Review of Such a Fun Age by Kiley Reid

Kiley Reid’s Such a Fun Age, one of my favorite new releases this year, pairs page-turning plot twists with well-developed characters and stellar writing. Alternating between two perspectives, a white mother of two in her thirties and a black babysitter in her twenties, Reid unspools her story of these two women fumbling through different chapters of their lives. (I don’t want to reveal more of the plot than that because experiencing it unfold was a huge point of interest while I was reading.)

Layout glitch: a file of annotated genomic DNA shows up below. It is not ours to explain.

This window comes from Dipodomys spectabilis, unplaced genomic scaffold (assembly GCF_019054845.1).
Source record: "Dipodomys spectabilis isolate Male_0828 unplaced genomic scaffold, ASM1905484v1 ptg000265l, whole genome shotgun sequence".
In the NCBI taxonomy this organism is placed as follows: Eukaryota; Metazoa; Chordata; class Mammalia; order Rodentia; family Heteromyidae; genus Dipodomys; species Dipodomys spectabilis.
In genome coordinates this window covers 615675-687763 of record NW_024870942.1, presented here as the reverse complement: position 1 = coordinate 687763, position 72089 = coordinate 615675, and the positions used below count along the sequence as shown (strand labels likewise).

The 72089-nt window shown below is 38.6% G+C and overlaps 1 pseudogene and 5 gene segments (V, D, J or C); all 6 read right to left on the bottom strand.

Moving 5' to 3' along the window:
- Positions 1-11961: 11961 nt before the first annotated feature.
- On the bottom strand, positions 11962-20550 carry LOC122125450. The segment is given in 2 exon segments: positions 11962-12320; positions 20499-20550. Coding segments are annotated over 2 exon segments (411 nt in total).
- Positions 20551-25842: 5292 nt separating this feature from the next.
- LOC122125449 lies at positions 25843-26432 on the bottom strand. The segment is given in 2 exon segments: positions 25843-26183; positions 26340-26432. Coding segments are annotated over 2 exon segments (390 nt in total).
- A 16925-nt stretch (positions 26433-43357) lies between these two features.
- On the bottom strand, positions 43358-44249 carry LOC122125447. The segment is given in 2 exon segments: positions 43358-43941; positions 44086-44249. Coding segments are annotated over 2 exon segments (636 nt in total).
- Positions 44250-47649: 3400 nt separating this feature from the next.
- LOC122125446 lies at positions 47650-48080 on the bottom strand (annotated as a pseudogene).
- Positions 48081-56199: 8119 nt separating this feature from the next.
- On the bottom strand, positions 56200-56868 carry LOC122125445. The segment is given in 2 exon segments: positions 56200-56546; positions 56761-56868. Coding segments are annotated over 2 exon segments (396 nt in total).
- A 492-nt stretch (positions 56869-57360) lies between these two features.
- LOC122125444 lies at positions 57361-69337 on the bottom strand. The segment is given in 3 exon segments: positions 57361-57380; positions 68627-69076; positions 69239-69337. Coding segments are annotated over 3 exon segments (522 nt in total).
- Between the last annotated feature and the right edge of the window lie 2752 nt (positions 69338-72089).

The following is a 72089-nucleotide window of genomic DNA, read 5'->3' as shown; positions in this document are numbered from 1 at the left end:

Photo by Anastasia Zhenina on Pexels.com

Reminiscent in all the best ways of Celeste Ng’s Little Fires Everywhere in its discussion of the politics of race and motherhood, Reid embraces the absurd humor of each of her characters’ situations without sacrificing the emotional realities of the story’s more somber moments.

Each type of experience Reid portrays: racism, babysitting long term for a family, the relationship between viral media and the news cycle, feels completely grounded in reality and specific to the character living it. In particular, the relationship the babysitter develops with her charges and the way Reid fleshes out the toddler character feels realistic without ever becoming overly precious.

After reading her debut novel, I’m eagerly awaiting Reid’s next release.